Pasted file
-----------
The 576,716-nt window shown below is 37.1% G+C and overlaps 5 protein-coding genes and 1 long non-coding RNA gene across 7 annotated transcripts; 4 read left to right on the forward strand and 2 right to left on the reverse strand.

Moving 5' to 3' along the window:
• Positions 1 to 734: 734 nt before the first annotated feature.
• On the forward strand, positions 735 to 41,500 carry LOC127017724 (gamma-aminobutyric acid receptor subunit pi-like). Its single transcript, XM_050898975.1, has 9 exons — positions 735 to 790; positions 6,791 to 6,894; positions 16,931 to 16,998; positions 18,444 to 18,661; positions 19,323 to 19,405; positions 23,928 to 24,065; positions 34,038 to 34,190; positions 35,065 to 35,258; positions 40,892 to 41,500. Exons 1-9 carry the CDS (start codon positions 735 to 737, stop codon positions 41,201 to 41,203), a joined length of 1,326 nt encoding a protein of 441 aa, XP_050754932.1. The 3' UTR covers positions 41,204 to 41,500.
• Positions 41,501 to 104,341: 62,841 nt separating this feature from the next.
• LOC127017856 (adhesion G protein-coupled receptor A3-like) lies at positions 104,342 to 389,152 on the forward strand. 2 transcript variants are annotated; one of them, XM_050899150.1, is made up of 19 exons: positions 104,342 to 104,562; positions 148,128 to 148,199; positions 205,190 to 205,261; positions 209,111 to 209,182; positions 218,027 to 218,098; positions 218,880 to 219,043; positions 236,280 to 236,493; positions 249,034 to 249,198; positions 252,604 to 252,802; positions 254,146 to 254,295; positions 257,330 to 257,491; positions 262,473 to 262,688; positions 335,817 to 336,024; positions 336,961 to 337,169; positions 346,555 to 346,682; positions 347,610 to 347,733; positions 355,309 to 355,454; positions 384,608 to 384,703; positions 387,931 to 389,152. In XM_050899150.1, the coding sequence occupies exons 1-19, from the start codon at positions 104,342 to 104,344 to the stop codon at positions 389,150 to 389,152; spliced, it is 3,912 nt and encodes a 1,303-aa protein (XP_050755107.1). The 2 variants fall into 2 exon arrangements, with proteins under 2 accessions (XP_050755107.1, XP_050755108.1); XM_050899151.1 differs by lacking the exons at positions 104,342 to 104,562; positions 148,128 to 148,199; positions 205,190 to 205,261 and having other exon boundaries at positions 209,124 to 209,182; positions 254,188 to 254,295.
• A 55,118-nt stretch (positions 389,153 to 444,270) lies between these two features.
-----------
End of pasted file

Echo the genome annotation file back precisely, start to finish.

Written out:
The 576,716-nt window shown below is 37.1% G+C and overlaps 5 protein-coding genes and 1 long non-coding RNA gene across 7 annotated transcripts; 4 read left to right on the forward strand and 2 right to left on the reverse strand.

Moving 5' to 3' along the window:
• Positions 1 to 734: 734 nt before the first annotated feature.
• On the forward strand, positions 735 to 41,500 carry LOC127017724 (gamma-aminobutyric acid receptor subunit pi-like). Its single transcript, XM_050898975.1, has 9 exons — positions 735 to 790; positions 6,791 to 6,894; positions 16,931 to 16,998; positions 18,444 to 18,661; positions 19,323 to 19,405; positions 23,928 to 24,065; positions 34,038 to 34,190; positions 35,065 to 35,258; positions 40,892 to 41,500. Exons 1-9 carry the CDS (start codon positions 735 to 737, stop codon positions 41,201 to 41,203), a joined length of 1,326 nt encoding a protein of 441 aa, XP_050754932.1. The 3' UTR covers positions 41,204 to 41,500.
• Positions 41,501 to 104,341: 62,841 nt separating this feature from the next.
• LOC127017856 (adhesion G protein-coupled receptor A3-like) lies at positions 104,342 to 389,152 on the forward strand. 2 transcript variants are annotated; one of them, XM_050899150.1, is made up of 19 exons: positions 104,342 to 104,562; positions 148,128 to 148,199; positions 205,190 to 205,261; positions 209,111 to 209,182; positions 218,027 to 218,098; positions 218,880 to 219,043; positions 236,280 to 236,493; positions 249,034 to 249,198; positions 252,604 to 252,802; positions 254,146 to 254,295; positions 257,330 to 257,491; positions 262,473 to 262,688; positions 335,817 to 336,024; positions 336,961 to 337,169; positions 346,555 to 346,682; positions 347,610 to 347,733; positions 355,309 to 355,454; positions 384,608 to 384,703; positions 387,931 to 389,152. In XM_050899150.1, the coding sequence occupies exons 1-19, from the start codon at positions 104,342 to 104,344 to the stop codon at positions 389,150 to 389,152; spliced, it is 3,912 nt and encodes a 1,303-aa protein (XP_050755107.1). The 2 variants fall into 2 exon arrangements, with proteins under 2 accessions (XP_050755107.1, XP_050755108.1); XM_050899151.1 differs by lacking the exons at positions 104,342 to 104,562; positions 148,128 to 148,199; positions 205,190 to 205,261 and having other exon boundaries at positions 209,124 to 209,182; positions 254,188 to 254,295.
• A 55,118-nt stretch (positions 389,153 to 444,270) lies between these two features.